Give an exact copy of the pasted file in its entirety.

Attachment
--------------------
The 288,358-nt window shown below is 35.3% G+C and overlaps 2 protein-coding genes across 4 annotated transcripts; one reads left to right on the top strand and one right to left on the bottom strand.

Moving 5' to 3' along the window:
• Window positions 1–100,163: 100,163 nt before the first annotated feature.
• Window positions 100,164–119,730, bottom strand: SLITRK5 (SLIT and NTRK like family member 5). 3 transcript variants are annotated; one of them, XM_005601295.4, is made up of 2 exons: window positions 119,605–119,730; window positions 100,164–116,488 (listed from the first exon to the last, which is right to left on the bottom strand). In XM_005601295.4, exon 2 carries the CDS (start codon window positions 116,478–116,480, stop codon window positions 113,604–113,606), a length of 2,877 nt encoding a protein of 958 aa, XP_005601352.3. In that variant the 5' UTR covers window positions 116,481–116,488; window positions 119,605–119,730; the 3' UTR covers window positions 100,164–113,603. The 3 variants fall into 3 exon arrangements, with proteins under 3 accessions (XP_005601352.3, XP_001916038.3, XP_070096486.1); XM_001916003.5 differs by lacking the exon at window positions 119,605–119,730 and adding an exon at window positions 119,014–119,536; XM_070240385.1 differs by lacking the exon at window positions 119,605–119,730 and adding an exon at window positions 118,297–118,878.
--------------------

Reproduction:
The 288,358-nt window shown below is 35.3% G+C and overlaps 2 protein-coding genes across 4 annotated transcripts; one reads left to right on the top strand and one right to left on the bottom strand.

Moving 5' to 3' along the window:
• Window positions 1–100,163: 100,163 nt before the first annotated feature.
• Window positions 100,164–119,730, bottom strand: SLITRK5 (SLIT and NTRK like family member 5). 3 transcript variants are annotated; one of them, XM_005601295.4, is made up of 2 exons: window positions 119,605–119,730; window positions 100,164–116,488 (listed from the first exon to the last, which is right to left on the bottom strand). In XM_005601295.4, exon 2 carries the CDS (start codon window positions 116,478–116,480, stop codon window positions 113,604–113,606), a length of 2,877 nt encoding a protein of 958 aa, XP_005601352.3. In that variant the 5' UTR covers window positions 116,481–116,488; window positions 119,605–119,730; the 3' UTR covers window positions 100,164–113,603. The 3 variants fall into 3 exon arrangements, with proteins under 3 accessions (XP_005601352.3, XP_001916038.3, XP_070096486.1); XM_001916003.5 differs by lacking the exon at window positions 119,605–119,730 and adding an exon at window positions 119,014–119,536; XM_070240385.1 differs by lacking the exon at window positions 119,605–119,730 and adding an exon at window positions 118,297–118,878.